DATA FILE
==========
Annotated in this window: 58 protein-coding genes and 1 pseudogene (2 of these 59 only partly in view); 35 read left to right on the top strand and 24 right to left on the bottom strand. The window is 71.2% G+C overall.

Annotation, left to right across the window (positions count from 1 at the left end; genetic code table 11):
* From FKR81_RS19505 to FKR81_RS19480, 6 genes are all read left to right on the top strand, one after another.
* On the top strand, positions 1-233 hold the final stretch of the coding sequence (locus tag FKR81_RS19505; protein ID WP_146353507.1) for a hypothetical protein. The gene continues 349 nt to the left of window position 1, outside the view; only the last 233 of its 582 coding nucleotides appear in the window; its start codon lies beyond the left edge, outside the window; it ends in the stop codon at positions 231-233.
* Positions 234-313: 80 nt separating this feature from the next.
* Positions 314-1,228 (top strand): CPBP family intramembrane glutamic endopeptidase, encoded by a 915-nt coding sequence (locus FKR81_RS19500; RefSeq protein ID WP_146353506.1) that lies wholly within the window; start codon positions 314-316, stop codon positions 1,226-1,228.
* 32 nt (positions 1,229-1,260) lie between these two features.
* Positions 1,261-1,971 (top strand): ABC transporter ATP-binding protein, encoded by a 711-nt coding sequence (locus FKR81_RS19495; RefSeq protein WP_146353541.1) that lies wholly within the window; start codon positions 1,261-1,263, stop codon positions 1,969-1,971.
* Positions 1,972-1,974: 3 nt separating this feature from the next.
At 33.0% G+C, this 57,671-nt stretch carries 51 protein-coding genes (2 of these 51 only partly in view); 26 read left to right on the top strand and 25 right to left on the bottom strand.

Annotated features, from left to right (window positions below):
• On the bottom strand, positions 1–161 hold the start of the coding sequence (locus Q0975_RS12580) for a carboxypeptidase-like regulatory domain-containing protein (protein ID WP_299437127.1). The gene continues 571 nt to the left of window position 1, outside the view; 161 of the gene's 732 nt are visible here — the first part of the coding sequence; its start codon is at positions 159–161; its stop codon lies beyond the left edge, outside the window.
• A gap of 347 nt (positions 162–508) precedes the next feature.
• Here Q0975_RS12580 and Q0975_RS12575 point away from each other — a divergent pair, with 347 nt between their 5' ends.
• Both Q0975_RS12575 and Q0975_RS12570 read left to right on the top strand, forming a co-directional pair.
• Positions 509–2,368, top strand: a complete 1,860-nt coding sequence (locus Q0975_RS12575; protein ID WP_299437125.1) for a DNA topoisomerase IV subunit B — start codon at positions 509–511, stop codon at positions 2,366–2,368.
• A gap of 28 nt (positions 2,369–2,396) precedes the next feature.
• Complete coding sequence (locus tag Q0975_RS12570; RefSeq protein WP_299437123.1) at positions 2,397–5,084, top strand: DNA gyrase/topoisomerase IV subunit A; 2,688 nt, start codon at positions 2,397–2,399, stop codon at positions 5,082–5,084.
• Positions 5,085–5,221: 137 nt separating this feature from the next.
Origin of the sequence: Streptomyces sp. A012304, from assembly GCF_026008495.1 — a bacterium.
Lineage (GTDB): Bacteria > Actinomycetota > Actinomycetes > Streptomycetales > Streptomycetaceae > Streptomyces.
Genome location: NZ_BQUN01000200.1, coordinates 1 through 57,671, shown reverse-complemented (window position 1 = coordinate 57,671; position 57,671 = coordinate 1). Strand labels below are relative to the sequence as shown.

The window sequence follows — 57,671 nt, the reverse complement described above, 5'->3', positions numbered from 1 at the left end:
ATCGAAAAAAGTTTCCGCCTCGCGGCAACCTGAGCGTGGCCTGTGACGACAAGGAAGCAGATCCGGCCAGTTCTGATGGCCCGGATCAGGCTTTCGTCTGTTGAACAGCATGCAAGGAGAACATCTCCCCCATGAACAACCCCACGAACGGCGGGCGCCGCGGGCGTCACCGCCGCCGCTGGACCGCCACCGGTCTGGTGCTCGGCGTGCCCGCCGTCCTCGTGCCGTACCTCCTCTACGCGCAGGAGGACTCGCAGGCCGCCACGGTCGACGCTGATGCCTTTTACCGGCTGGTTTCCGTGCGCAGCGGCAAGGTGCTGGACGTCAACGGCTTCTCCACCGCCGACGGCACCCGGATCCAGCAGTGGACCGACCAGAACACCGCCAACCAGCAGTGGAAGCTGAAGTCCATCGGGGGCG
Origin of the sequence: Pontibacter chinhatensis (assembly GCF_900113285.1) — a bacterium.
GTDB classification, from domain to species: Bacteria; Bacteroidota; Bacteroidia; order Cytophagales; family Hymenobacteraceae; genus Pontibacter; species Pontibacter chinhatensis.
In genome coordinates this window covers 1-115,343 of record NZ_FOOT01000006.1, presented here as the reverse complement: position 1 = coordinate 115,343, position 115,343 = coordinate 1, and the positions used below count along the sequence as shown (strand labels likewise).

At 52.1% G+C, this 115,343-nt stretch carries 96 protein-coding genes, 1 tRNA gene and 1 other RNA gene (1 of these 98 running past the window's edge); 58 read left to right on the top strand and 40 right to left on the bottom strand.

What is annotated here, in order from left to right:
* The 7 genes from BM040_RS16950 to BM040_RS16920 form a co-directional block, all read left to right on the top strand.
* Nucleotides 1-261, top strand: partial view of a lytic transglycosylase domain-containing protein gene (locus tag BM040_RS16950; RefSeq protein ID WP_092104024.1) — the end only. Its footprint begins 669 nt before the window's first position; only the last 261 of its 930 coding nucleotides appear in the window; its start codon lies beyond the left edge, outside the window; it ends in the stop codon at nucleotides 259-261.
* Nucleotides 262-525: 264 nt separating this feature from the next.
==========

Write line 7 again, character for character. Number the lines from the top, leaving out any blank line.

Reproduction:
* 32 nt (positions 1,229-1,260) lie between these two features.